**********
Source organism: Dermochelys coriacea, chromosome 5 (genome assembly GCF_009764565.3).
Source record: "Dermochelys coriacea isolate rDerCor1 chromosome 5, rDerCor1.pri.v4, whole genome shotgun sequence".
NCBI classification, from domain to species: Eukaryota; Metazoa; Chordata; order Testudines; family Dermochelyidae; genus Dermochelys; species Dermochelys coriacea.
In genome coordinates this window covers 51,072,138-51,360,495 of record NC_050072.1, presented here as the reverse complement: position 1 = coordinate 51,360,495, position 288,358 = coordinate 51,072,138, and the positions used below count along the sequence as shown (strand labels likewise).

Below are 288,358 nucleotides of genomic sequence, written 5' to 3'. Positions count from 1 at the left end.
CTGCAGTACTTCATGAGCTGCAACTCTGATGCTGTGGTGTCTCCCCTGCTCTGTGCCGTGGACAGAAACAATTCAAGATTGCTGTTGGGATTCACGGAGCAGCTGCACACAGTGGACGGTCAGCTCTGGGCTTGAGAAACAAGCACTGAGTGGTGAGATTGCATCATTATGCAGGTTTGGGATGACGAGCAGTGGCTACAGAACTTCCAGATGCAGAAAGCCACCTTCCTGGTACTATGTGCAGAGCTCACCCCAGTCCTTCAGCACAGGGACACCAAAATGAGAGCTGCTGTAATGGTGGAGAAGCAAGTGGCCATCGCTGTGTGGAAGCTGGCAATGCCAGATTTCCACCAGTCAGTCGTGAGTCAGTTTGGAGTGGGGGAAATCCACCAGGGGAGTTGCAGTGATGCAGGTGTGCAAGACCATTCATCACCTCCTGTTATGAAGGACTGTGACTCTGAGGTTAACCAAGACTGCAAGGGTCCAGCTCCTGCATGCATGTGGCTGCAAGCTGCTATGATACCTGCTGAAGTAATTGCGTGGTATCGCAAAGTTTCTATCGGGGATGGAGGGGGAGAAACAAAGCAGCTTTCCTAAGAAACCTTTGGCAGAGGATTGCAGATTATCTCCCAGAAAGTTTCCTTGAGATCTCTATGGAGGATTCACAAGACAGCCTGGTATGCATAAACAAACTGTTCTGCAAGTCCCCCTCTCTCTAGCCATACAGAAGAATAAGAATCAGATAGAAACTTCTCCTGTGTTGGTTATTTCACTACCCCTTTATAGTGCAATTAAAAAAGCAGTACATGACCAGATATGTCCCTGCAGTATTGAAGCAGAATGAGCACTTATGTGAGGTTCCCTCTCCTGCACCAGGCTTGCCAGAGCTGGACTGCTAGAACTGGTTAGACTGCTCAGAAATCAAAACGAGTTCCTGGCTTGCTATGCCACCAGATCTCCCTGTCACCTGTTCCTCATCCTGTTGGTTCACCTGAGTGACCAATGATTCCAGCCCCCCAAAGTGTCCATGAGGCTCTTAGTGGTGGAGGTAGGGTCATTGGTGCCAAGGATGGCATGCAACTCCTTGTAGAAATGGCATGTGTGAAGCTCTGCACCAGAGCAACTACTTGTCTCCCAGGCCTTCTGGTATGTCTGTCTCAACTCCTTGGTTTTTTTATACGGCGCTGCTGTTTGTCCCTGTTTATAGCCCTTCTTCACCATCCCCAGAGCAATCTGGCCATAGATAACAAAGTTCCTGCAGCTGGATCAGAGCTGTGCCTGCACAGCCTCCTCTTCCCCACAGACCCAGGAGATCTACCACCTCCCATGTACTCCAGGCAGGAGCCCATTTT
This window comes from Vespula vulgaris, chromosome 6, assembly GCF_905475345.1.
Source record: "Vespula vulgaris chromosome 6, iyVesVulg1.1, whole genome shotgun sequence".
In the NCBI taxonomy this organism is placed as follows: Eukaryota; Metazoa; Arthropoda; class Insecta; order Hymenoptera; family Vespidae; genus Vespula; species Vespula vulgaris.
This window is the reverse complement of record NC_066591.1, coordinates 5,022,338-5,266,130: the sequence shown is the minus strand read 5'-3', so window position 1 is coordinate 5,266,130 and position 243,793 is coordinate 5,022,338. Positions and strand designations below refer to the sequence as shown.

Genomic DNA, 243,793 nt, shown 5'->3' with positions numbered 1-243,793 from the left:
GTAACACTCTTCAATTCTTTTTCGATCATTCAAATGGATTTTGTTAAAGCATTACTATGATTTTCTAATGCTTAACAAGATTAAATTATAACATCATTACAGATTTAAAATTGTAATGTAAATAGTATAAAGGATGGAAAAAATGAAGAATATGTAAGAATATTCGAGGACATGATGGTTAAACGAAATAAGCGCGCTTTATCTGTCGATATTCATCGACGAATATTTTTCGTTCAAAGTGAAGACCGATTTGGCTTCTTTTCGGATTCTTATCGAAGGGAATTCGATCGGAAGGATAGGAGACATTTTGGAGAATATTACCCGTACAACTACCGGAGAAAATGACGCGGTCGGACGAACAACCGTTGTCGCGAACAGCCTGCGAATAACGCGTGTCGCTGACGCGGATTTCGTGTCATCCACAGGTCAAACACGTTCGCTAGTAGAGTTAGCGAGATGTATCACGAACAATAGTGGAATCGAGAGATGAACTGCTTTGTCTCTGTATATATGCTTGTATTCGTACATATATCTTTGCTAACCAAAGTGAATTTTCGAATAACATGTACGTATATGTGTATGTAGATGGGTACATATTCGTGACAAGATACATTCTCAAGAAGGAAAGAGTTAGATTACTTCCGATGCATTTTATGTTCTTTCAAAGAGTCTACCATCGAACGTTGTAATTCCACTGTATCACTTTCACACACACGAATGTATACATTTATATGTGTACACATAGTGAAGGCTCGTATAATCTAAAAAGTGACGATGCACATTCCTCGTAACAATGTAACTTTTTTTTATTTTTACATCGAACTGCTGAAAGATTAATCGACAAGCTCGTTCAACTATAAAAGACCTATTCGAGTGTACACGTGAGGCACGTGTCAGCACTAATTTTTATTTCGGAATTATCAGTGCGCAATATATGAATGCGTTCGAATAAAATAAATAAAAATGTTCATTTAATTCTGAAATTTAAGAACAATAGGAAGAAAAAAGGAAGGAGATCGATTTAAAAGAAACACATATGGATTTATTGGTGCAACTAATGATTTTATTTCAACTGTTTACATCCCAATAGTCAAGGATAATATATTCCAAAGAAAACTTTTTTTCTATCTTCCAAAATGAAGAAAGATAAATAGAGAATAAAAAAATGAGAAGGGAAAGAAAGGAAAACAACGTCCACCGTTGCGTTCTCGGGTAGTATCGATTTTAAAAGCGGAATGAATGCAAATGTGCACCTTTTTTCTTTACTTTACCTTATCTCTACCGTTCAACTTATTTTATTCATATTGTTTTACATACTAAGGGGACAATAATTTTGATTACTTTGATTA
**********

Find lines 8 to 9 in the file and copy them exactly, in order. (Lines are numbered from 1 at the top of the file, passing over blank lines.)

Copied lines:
Source record: "Vespula vulgaris chromosome 6, iyVesVulg1.1, whole genome shotgun sequence".
In the NCBI taxonomy this organism is placed as follows: Eukaryota; Metazoa; Arthropoda; class Insecta; order Hymenoptera; family Vespidae; genus Vespula; species Vespula vulgaris.